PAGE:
The days had passed. What did it matter to count them when all Daphne could think of were those terrified innocents running through the Desert of Perdition, fleeing from the red-skinned beasts.
Every time she closed her eyes, she heard the victims’ pleading cries and saw the faces of those who sought shelter among the thorn trees.
Rothvaln had taken her there every day. She once again had to show apathy. Once again, she had to be apathetic, hearing the screams from within the dense forest, as each one of the demons came to an eerie end. Each time, after those murderous creatures had finished with their prey, Rothvaln demanded a kiss. And she, pretending as best she could, answered his wish as if it was the only thing she ever wanted.
Daphne believed there would be some triumph after kissing him. Except that the sickening, guilt-ridden feeling was even more acute. Avina had warned her. The poison would not have the same effect on Rothvaln as it did on other demons. But Daphne had to embrace any method possible to weaken him. Though the outcome was slow, at least she had begun to notice the results.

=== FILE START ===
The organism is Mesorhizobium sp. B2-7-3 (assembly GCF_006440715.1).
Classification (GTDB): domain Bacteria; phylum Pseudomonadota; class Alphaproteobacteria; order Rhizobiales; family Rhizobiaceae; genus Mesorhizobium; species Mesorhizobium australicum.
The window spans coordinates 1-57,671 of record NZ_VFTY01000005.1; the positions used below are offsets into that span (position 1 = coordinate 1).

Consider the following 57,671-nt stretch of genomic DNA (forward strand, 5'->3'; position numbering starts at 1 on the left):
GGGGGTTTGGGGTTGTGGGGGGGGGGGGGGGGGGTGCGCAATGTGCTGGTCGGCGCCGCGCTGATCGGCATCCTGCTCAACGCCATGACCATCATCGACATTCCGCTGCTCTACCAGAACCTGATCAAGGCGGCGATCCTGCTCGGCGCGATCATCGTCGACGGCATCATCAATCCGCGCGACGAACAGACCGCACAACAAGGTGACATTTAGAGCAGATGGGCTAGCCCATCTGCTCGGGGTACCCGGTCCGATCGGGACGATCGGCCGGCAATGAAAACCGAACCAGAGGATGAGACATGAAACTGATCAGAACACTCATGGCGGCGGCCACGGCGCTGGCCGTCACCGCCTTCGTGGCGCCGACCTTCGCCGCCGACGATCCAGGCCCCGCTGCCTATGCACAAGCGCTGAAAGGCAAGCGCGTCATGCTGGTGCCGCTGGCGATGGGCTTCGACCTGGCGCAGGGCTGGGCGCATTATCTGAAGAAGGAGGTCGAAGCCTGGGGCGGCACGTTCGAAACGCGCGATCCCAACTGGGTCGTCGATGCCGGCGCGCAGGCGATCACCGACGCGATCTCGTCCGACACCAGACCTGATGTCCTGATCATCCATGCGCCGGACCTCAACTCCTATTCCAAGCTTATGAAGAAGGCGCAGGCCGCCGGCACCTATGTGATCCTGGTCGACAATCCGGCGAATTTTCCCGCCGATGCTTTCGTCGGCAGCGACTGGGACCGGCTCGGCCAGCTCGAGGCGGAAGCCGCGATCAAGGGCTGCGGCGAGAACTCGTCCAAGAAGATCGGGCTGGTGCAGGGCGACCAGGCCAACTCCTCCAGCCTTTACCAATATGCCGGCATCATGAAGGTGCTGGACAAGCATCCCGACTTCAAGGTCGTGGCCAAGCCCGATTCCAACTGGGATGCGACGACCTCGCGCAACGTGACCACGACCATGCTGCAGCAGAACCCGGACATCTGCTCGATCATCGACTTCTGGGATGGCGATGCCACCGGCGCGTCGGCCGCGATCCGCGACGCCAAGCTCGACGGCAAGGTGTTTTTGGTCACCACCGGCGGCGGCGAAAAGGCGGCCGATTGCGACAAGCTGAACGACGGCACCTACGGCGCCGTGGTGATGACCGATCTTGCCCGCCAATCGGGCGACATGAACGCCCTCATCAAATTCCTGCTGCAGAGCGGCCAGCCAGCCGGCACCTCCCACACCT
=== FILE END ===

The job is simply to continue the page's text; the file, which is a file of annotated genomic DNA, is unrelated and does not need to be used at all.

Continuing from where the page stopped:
Rothvaln was gradually becoming weak. The wretch did not realize that for every kiss he demanded, he was getting closer to his doom. He had no idea what was happening to him. While he kissed her, the poison, made of Fae’s blood, was at work.
Perhaps the method of overthrowing the false King wasn’t the most convincing or wise. But Daphne had found no other way to reach him and gain his trust. No one else could send the Rothvaln into the Abyss.
A pact bound Lorcan and the Lords. And the rest were not strong and capable enough to send him into the bottomless pit. Not if they wished to face the fury of the demon who held the Realm’s power.
Daphne was now wearing a shimmering tulle over a solid toned fabric. Her sheer shoulders, with long, slender sleeves in shades of black and dark purple with dazzling glitter. And her crimson-red lips were the purest vision of a Queen.
Rothvaln had left her in that prison for two more days. Until he couldn’t bear to be away from her, couldn’t handle the physical pain of not having her. It was more than a kiss that he hungered for. He wanted to ravish her and leave her ecstatic. And as much as Daphne dodged his intentions, Rothvaln failed to notice. The false King was being manipulated by each of those times he sought her lips.
Yet, she fought against weakness. The more she smeared the crimson cream made of Fae’s blood, the longer the confusion grew. It was becoming harder to stay focused. But her ruin was necessary to restore Lorcan’s power.
No word had been heard from him. Since then, he hadn’t come back for her, not even the Lords. And while that might well be a consolation, it wasn’t a relief to her. Because Lorcan wasn’t the type to sit idly by, maybe he’d given up on Daphne quicker than she’d thought. Or perhaps he was planning something else.